For a song that’s almost 11 minutes long, the riff at 5.45 is to be heard.

Misunderstood

Lyrics are written by John Petrucci.

It percolates slowly until it explodes. Just over 9 minutes long, check out the acoustic guitar intro, which again reminds me of Pink Floyd and you need to stick around for the Chorus distorted riff at 4.08.

As part of the solo, Petrucci played the guitar solo, and then reversed it with the DAW software. He then learned how to play this reversed version, and recorded it that way. The listener gets a very unsettling effect.

The Great Debate

Tool immediately comes to mind. Lyrics are by Petrucci and at almost 14 minutes long, the song has a lot of great movements.

A bass guitar riff starts the song off, with Portnoy building it up to a crescendo while voices from various news reports talk about stem cell research while the keys/guitars decorate.

Then it cranks into the Tool riff and for about 5 minutes it follows a Verse/Pre/Chorus structure. Make sure you stick around for the riffs when Labrie is singing “Are you justified” and “Life to save life”. It’s basically Tool without Maynard, then again, Fates Warning released a Tool meets Porcupine Tree sounding album in 2000 with “Disconnect”. Jim Matheos showcased then that he can groove and decorate with the best of em.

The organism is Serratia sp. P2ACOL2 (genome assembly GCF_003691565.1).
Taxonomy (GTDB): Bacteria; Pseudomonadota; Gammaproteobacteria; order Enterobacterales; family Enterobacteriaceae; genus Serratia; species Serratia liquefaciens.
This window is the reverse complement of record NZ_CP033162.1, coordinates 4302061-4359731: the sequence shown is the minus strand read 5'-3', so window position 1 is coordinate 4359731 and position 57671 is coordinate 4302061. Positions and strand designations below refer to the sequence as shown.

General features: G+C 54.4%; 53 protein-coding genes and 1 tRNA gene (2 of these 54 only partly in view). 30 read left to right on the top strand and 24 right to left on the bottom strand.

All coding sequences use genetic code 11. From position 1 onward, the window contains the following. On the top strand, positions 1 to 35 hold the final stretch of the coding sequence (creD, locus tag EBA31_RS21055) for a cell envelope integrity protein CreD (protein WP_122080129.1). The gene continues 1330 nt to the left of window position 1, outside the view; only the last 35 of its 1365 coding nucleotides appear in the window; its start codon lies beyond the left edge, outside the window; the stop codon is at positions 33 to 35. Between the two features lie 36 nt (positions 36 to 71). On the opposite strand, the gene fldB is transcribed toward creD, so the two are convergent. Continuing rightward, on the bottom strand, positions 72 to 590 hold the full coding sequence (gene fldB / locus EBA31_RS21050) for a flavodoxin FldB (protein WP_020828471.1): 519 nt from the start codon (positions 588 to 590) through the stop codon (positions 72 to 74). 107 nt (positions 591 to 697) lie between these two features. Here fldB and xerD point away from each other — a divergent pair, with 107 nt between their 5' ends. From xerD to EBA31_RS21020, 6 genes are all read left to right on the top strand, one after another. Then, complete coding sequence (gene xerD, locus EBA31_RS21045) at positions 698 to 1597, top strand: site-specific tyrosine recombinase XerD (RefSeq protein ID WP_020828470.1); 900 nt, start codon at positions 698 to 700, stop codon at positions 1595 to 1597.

Disappear

It’s rare that LaBrie gets two song writing credits. But here it is. The original title was “Move On”. The piano riff in the Intro hooks me, but man, that section from 4.37, it’s so heavy with depression and sadness, which I suppose goes with the “death” theme lyrics.

Disc two is the entire song “Six Degrees of Inner Turbulence”. Thank god Portnoy decided to sequence the CD so you can skip to the desired part.

The song explores the stories of six individuals suffering from various mental illnesses. Particularly represented are bipolar disorder, post-traumatic stress disorder, schizophrenia, post-partum depression, autism, and dissociative identity disorder. The “Unbreakable” trilogy from M. Night Shyamalan comes to mind here.

Overture

It all starts here, the Jorden Rudess composed instrumental, clocking in at 6.50.

While listening to these orchestral piece I find it boring, however when the band heard it, they took various melodies and ideas contained within this version and expanded them into segments of the complete piece. So what you hear here end up in the songs to come. But I still don’t like it.

For “Overtures”, I will take “The Titanic Overture” any day.

About to Crash

Lyrics written by Petrucci. This section clocks in at 5:50 and it’s very Genesis like.

“War Inside My Head” and “The Test That Stumped Them All “

They go together as the heavy/thrash metal pieces of the song with lyrics written by Portnoy.

Together the songs clock in at 7:11 in length. It has to be a special Portnoy nugget to have these two songs come in at 7/11. Press play to hear the Main Riff of “The Test That Stumped Them All”.

Goodnight Kiss

It’s a skip for me.

Solitary Shell

How good is the major key strummed intro from Petrucci who also wrote the lyrics.

About to Crash (Reprise)